Handbook helps train and retain

Published on CMDR Chloe Griggs (author), AB Jessica Whelan (photographer)

Topic(s): Retention, Next Generation Navy

Leading Seaman Daniel Williams is presented with his Divisional Handbook by Command Warrant Officer HMAS Kuttabul WO Mark Cooper, at his promotion ceremony. (photo: )
Leading Seaman Daniel Williams is presented with his Divisional Handbook by Command Warrant Officer HMAS Kuttabul WO Mark Cooper, at his promotion ceremony.

One of the things that sets the Navy apart from other employers is the sense of belonging that comes from a life in service. That connection is borne out of shared experiences, but also from a fundamental tenet, that to get the best out of a team, a manager has to care about the members in it.

Released across the Navy in July, the Next Generation Divisional Handbook revises and refreshes traditional approaches to managing the welfare of personnel, bringing a contemporary approach that asks the reader to link the individual to the strategic aims of the service.

The man responsible for driving Navy’s retention initiatives, Captain Phillip Henry said while various iterations of a divisional handbook had been released over the decades, this was the first that contextualised support to Navy people as an essential part of a capable fighting force.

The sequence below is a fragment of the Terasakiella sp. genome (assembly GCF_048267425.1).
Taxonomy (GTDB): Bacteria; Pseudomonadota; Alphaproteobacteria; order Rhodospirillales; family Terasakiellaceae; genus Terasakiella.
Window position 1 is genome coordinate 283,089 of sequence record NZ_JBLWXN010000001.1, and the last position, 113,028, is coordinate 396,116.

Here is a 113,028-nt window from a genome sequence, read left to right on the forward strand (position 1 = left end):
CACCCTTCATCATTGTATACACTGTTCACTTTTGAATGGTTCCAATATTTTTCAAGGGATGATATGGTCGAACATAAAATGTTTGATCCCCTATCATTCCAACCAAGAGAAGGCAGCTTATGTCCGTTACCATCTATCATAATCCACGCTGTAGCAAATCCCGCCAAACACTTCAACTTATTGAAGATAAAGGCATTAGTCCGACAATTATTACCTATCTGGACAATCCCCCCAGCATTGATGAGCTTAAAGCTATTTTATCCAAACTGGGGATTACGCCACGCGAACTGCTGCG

“If we look after the individual well, through knowing where we can provide support, then people want to continue to serve,” he said.

“This handbook helps us all deliver a high performance culture, as it highlights the benefits of investing in each other.”

To ensure Navy people understand their role in supporting teammates, there is an organisational structure, and an ethos imbued in leaders at all levels, called the ‘divisional system’ - that requires a holistic view to assist people to achieve their best.

The system assists leaders with framing discussions and development opportunities in areas such as wellbeing, quality of life, positive work culture, professionalism, performance and reward and recognition.

The new handbook provides scenario based examples with potential solutions to assist the less experienced, and quick guides and places to seek further assistance for the more challenging personnel situations.

Putting the focus squarely on delivering capability through Navy’s people, training on helping others overcome challenges and reach their potential is given to personnel very early in their careers. For divisional staff at all levels, the updated handbook has provided a reminder that wellbeing is a force multiplier through allowing people greater focus on their work.

Warrant Officer Mark Cooper, Command Warrant Officer at HMAS Kuttabul, said that the new format reinforced the values and behaviours required for success.

“It’s great to have tips on what ‘good divisional support’ looks like, whilst reminding those of us with more experience where we can currently seek assistance for our team,” he said.

“Helping each other resolve personal issues quickly and find pathways to develop our skills is what makes the organisation one that keeps people.”

Sailors traditionally take on roles in the system as leading seamen and officers are expected to understudy from their first roles after initial training. The book is presented to graduates of the Leading Seaman Promotion Course and at promotion ceremonies in recognition of the transition to roles of greater responsibility.

For those in the Navy, a copy can be found by searching for ‘Next Generation Divisional Handbook’ on the DRN.